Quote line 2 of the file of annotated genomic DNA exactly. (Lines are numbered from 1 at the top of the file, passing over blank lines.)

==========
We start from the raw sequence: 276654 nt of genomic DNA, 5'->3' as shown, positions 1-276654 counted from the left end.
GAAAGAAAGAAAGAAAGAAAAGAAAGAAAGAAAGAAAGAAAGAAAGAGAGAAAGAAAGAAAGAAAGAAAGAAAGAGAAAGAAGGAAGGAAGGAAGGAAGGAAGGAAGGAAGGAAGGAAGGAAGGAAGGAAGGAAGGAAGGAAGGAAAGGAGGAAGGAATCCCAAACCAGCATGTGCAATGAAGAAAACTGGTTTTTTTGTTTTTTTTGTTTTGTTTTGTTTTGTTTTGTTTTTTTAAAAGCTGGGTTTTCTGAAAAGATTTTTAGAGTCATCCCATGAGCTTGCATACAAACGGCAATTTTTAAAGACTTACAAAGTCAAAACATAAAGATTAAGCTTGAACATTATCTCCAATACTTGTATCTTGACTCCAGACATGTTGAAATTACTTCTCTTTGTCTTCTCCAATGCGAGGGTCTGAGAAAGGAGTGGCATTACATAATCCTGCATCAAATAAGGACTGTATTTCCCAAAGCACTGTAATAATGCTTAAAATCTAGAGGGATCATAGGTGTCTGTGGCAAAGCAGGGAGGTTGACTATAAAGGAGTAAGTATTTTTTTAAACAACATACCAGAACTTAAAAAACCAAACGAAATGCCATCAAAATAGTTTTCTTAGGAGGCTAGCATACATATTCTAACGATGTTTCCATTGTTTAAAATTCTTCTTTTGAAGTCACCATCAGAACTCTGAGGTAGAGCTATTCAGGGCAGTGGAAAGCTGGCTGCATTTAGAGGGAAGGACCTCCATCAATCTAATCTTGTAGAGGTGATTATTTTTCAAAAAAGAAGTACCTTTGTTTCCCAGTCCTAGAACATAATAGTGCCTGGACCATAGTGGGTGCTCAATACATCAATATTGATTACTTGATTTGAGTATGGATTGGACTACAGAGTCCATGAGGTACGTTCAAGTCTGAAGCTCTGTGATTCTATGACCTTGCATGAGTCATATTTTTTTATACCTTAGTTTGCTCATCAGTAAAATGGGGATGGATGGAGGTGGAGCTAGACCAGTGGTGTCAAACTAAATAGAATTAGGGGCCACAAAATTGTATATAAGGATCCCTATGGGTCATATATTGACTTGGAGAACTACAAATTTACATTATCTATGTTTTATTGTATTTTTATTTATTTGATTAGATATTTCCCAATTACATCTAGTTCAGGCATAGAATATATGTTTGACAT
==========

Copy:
GAAAGAAAGAAAGAAAGAAAAGAAAGAAAGAAAGAAAGAAAGAAAGAGAGAAAGAAAGAAAGAAAGAAAGAAAGAGAAAGAAGGAAGGAAGGAAGGAAGGAAGGAAGGAAGGAAGGAAGGAAGGAAGGAAGGAAGGAAGGAAGGAAAGGAGGAAGGAATCCCAAACCAGCATGTGCAATGAAGAAAACTGGTTTTTTTGTTTTTTTTGTTTTGTTTTGTTTTGTTTTGTTTTTTTAAAAGCTGGGTTTTCTGAAAAGATTTTTAGAGTCATCCCATGAGCTTGCATACAAACGGCAATTTTTAAAGACTTACAAAGTCAAAACATAAAGATTAAGCTTGAACATTATCTCCAATACTTGTATCTTGACTCCAGACATGTTGAAATTACTTCTCTTTGTCTTCTCCAATGCGAGGGTCTGAGAAAGGAGTGGCATTACATAATCCTGCATCAAATAAGGACTGTATTTCCCAAAGCACTGTAATAATGCTTAAAATCTAGAGGGATCATAGGTGTCTGTGGCAAAGCAGGGAGGTTGACTATAAAGGAGTAAGTATTTTTTTAAACAACATACCAGAACTTAAAAAACCAAACGAAATGCCATCAAAATAGTTTTCTTAGGAGGCTAGCATACATATTCTAACGATGTTTCCATTGTTTAAAATTCTTCTTTTGAAGTCACCATCAGAACTCTGAGGTAGAGCTATTCAGGGCAGTGGAAAGCTGGCTGCATTTAGAGGGAAGGACCTCCATCAATCTAATCTTGTAGAGGTGATTATTTTTCAAAAAAGAAGTACCTTTGTTTCCCAGTCCTAGAACATAATAGTGCCTGGACCATAGTGGGTGCTCAATACATCAATATTGATTACTTGATTTGAGTATGGATTGGACTACAGAGTCCATGAGGTACGTTCAAGTCTGAAGCTCTGTGATTCTATGACCTTGCATGAGTCATATTTTTTTATACCTTAGTTTGCTCATCAGTAAAATGGGGATGGATGGAGGTGGAGCTAGACCAGTGGTGTCAAACTAAATAGAATTAGGGGCCACAAAATTGTATATAAGGATCCCTATGGGTCATATATTGACTTGGAGAACTACAAATTTACATTATCTATGTTTTATTGTATTTTTATTTATTTGATTAGATATTTCCCAATTACATCTAGTTCAGGCATAGAATATATGTTTGACAT